So, my first question comes back, where are those formulas coming from and what is the right one?

pidd
Posts: 3658
Joined: Fri May 29, 2020 8:29 pm
Location: Wirral, UK

### Re: Internal temp sensor

Some external temperature sensors have a standby current of less than 1uA, assuming you don't need really frequent readings they aren't going to make a lot of difference to battery life.

hippy
Posts: 12485
Joined: Fri Sep 09, 2011 10:34 pm
Location: UK

### Re: Internal temp sensor

Lordanubis wrote:
Fri Jan 29, 2021 6:40 pm
So, my first question comes back, where are those formulas coming from and what is the right one?
The temperature sensor provides a voltage to the ADC which will be ...
• voltage = ( ( T - 27 ) * -0.001721 ) + 0.706
First step ...
• voltage = ( ( T - 27 ) * -0.001721 ) + 0.706
• voltage = ( ( 27 - T ) * 0.001721 ) + 0.706
Then, to determine T for a given voltage ...
• voltage = ( ( 27 - T ) * 0.001721 ) + 0.706
• voltage - 0.706 = ( 27 - T ) * 0.001721
• ( voltage - 0.706 ) / 0.001721 = 27 - T
• ( ( voltage - 0.706 ) / 0.001721 ) + T = 27
• T = 27 - ( ( voltage - 0.706 ) / 0.001721 )
The division has precedence so no need for parenthesis, though I'd personally leave them in ...
• T = 27 - ( voltage - 0.706 ) / 0.001721

hippy
Posts: 12485
Joined: Fri Sep 09, 2011 10:34 pm
Location: UK

### Re: Internal temp sensor

Lordanubis wrote:
Fri Jan 29, 2021 6:40 pm
Okey, just adjust my formula to

but that looks wrong. It gives a negative value.

Code: Select all

``````voltage = machine.ADC(4).read_u16() * 3.3 / 65535
T = 27 - ( voltage - 0.706) / 0.001721
``````
Or, if you really want it on one line -

Code: Select all

``````T = 27 - ( ( machine.ADC(4).read_u16() * 3.3 / 65535 ) - 0.706) / 0.001721
``````

Lordanubis
Posts: 37
Joined: Mon Dec 23, 2013 8:13 pm

### Re: Internal temp sensor

hippy wrote:
Lordanubis wrote:
Fri Jan 29, 2021 6:40 pm
Okey, just adjust my formula to

but that looks wrong. It gives a negative value.
hippy wrote: You need -

Code: Select all

``````T = 27 - ( ( machine.ADC(4).read_u16() * 3.3 / 65535 ) - 0.706) / 0.001721
``````
I did do that in my first post. Still wrong, a bit.
even heating up tot 45ºC it stops at <27ºC with -

Code: Select all

``T = 27 - ( ( machine.ADC(4).read_u16() * 3.3 / 65535 ) - 0.706) / 0.0022 ``
Of course this is not academic thinking, but just watching a movie and playing with a heatgun in my hands.

hippy
Posts: 12485
Joined: Fri Sep 09, 2011 10:34 pm
Location: UK

### Re: Internal temp sensor

Very odd. While I have also observed that the calculated temperature doesn't match the actual ambient, is quite a lot lower, I don't have any test equipment to check things out fully, determine where the issue may be.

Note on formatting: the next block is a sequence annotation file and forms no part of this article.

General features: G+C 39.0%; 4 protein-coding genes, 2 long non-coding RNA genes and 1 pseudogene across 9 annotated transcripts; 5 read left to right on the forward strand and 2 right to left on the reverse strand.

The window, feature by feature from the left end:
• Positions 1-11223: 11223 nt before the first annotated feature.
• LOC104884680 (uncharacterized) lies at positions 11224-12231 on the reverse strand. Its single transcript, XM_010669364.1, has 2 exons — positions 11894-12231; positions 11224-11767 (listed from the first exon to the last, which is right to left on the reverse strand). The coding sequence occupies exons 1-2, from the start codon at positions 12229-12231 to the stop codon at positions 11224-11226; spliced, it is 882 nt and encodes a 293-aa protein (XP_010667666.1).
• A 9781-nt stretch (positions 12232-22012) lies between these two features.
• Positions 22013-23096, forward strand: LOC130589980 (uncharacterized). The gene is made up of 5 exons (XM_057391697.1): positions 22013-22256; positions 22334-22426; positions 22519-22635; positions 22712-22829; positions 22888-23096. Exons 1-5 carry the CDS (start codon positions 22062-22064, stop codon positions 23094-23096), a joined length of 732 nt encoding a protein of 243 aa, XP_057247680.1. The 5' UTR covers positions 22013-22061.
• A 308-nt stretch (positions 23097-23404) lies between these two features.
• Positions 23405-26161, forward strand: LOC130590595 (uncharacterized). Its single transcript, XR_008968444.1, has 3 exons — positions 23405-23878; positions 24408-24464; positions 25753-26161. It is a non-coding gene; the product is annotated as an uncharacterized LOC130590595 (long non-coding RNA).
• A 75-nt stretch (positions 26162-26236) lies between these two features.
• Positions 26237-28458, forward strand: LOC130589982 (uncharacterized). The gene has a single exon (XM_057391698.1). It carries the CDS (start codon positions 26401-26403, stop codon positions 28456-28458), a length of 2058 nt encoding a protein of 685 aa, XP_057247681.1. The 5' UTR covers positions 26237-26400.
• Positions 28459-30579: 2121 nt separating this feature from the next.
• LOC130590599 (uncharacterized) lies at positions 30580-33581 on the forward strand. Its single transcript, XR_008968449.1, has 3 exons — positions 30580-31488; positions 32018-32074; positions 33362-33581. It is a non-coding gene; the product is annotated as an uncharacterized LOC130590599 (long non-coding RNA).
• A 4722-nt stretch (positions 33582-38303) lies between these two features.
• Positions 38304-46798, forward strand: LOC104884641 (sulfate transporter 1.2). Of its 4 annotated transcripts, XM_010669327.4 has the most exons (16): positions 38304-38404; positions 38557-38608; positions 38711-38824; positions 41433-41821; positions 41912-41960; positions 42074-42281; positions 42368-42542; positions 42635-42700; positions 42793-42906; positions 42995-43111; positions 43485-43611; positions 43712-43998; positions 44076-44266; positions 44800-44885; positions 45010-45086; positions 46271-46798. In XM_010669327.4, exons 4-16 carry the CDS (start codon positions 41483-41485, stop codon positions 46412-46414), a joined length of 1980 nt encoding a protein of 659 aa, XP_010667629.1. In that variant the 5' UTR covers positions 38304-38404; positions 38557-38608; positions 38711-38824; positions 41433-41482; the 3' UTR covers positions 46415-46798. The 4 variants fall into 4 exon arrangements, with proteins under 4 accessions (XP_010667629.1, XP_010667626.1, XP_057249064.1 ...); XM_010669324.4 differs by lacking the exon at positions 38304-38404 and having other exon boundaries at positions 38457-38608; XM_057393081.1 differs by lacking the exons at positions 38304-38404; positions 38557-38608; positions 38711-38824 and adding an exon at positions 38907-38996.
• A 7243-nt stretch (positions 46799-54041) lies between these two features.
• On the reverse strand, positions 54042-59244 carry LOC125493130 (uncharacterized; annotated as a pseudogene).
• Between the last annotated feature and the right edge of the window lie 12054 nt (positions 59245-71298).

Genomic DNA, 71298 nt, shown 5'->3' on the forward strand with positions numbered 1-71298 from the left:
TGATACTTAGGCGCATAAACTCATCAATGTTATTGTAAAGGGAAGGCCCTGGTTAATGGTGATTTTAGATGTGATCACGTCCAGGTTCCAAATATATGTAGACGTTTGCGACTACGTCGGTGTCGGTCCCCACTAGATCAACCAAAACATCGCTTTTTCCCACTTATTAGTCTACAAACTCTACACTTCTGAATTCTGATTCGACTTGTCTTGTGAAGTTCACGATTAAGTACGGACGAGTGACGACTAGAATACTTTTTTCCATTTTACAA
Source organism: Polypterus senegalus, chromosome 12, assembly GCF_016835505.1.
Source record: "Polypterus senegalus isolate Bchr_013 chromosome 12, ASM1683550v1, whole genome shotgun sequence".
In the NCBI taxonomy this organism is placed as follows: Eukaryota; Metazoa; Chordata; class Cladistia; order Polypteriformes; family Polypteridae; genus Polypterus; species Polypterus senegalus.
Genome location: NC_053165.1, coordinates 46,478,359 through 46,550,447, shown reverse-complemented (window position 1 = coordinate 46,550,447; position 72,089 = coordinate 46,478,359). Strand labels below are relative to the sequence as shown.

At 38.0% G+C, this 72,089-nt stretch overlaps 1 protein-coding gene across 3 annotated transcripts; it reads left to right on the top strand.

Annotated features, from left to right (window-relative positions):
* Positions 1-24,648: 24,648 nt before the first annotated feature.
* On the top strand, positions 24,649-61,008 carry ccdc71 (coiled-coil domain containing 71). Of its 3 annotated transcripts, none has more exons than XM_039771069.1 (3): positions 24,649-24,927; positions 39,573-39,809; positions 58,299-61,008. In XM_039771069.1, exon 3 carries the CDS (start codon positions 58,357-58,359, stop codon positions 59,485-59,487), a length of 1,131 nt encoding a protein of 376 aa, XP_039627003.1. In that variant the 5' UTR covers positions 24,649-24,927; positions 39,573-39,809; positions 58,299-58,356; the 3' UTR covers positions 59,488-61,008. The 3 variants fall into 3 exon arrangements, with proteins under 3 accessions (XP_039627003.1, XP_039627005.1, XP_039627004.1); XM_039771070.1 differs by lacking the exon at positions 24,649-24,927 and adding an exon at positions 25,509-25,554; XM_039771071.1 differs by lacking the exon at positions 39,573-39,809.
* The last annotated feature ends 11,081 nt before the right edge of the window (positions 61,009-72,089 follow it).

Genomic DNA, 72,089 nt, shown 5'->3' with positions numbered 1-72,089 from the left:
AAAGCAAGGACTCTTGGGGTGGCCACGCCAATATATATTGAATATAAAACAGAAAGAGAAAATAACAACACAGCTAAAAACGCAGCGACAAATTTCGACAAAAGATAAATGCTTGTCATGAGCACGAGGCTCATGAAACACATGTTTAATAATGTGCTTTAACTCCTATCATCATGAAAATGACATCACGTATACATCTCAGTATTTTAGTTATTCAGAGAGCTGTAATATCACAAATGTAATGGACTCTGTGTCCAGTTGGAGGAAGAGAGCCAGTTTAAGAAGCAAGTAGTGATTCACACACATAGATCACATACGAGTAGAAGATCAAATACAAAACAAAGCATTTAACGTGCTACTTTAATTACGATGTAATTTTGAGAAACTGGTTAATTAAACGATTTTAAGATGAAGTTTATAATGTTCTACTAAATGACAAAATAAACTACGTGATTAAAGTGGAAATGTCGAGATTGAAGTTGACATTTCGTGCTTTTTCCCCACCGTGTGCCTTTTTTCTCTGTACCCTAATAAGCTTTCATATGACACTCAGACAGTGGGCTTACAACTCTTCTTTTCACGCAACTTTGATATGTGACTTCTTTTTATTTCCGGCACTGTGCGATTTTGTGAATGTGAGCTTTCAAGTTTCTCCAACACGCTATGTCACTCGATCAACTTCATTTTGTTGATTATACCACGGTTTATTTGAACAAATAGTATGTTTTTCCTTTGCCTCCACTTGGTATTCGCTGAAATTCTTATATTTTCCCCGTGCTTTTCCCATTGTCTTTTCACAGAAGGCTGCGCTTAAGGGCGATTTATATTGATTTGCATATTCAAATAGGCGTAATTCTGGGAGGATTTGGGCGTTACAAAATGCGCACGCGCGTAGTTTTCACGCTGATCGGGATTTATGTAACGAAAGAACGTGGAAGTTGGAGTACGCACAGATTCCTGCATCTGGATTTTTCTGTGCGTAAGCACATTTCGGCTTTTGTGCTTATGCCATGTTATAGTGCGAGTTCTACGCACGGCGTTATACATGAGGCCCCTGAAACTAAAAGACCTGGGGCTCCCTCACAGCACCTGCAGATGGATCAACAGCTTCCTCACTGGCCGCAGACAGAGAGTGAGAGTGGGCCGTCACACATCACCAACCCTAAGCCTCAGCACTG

If one works through it for 48C ...

Temperature sensor voltage as stated in RP2020 documentation -
• voltage = ( ( T - 27 ) * -0.001721 ) + 0.706
• voltage = ( ( 48 - 27 ) * -0.001721 ) + 0.706
• voltage = 0.669859
• adc = voltage * 65535 / Vref
• adc = 0.669859 * 65535 / 3.3
• T = 27 - ( ( machine.ADC(4).read_u16() * 3.3 / 65535 ) - 0.706) / 0.001721
• T = 27 - ( ( 13303 * 3.3 / 65535 ) - 0.706) / 0.001721
• T = 48
Of course this all depends on the very first equation being an accurate representation of the hardware. If that's not right then the reversing equation won't be right either.

What we really need is someone with test equipment to produce graphs of ADC readings against various calibrated temperatures so we can compare those to the stated straight-line function. And ideally over a range of RP2040 devices so we can determine what the variance is.

One thing which can affect readings is the Vref used. If Vref isn't exactly 3V3 then the reversing equation which assumes it is will show significant errors -

Code: Select all

``````3.20V Vref : 48C calculated to be 35.9C
3.25V Vref : 48C calculated to be 42.0C
3.30V Vref : 48C calculated to be 48.0C
3.35V Vref : 48C calculated to be 53.8C
3.40V Vref : 48C calculated to be 59.5C
``````
In most cases a Vref which isn't an exact 3V3 won't have much of an impact on analogue inputs using equations which assume Vref is 3V3. It is only because the temperature sensor voltage is so low and changes so little over its range that discrepancies are magnified far greater than they normally would be.

cleverca22
Posts: 6274
Joined: Sat Aug 18, 2012 2:33 pm

### Re: Internal temp sensor

hippy wrote:
Sun Jan 31, 2021 11:34 pm
adc = 0.669859 * 65535 / 3.3
i double-checked with a multi-meter, and found that my 3.3v rail was measuring 3.27v instead
i had to adjust the scaling code, and then i was getting better results, my example is in C though:

Code: Select all